Biomarkers for Cardio Health
By Densie Webb, PhD, RD
Vol. 25 No. 2 P. 18
Learn more about the most common and newly studied determinants that help predict heart disease risk and better diagnose and manage patients.
Heart disease, which encompasses several types of heart conditions, is the leading cause of death for men and women in the United States. Despite improvements and advances in diagnosis and treatment, heart disease stubbornly remains the number one cause of death in the United States and globally. The most common type of heart disease in this country is coronary artery disease, which affects blood flow to the heart.1 According to Cleveland Clinic, almost one-half of all adults in the United States have at least one form of heart disease.2 In addition, a recent study published in the journal Circulation found that less than one-third of patients who experienced a type 2 heart attack (due to weakened heart muscles) were undiagnosed.3 Type 1 heart attack is due to a blood clot (thrombosis) or other blockages in blood flow through an artery in the heart.
Several biomarkers are available to assess heart disease risk for those who already have experienced a cardiac event, as well as those who are undiagnosed. However, biomarkers for heart disease are complex. Typically, each biomarker has several subtypes that either may protect against or promote heart disease. While several biomarkers of heart disease risk have been identified, many more are being researched. These circulating biomarkers play a crucial role in the risk stratification, diagnosis, and management of patients with heart failure and acute coronary syndrome.
Commonly Tested Cardiac Biomarkers
Some of the most common biomarkers evaluated include troponin, ceramides, coronary calcium scans, HDL cholesterol (HDL-C), and LDLs.
Higher levels of troponin in the blood indicate heart damage, and measuring this biomarker can help determine the severity of a heart attack. Troponin is a protein involved in muscle contraction and is found in the muscles of the heart. A recent study found that one-half of all elevated cardiac troponin levels are due to type 2 heart attacks or myocardial injury. According to the Cleveland Clinic, there are two forms related to the heart: troponin I and troponin T). Normally, troponin stays inside the heart muscle’s cells, but damage to those cells causes troponin to leak into the blood. According to Lena Beal, MS, RDN, LD, a cardiovascular dietitian at Fuqua Heart Center of Atlanta and a spokesperson for the Academy of Nutrition and Dietetics, “Troponin levels can rise for up to 12 hours after a heart attack.”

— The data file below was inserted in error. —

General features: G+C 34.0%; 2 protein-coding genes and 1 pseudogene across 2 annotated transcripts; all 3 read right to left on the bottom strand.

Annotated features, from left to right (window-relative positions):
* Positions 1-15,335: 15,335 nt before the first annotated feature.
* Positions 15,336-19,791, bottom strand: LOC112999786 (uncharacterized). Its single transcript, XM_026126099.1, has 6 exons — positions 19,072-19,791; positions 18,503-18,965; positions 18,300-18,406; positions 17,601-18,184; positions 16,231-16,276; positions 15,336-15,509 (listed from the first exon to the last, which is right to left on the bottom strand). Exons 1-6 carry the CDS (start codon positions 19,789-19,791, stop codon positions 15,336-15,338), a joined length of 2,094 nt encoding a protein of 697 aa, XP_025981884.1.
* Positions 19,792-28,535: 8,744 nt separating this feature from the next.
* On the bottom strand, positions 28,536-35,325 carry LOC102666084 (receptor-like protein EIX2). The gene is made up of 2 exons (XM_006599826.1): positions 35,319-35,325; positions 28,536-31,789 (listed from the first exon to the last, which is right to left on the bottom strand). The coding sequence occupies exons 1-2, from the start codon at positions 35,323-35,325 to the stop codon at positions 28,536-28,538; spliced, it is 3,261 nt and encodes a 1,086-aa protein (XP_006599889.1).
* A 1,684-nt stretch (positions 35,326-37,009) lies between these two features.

Newer versions of this test are much more sensitive and can pick up far smaller amounts of this protein in the blood, which can speed up the process of diagnosing a heart attack. This test is useful when other tests are inconclusive or when a patient has vague symptoms. Also known as a cardiac troponin test, the blood test uses the abbreviations cTn, cTnI, or cTnT, depending on the specific type of test. Some versions of this test can detect only one type of troponin.4 A 2020 study found that a healthful diet, regardless of macronutrient content, lowered troponin levels in adults with elevated blood pressure.5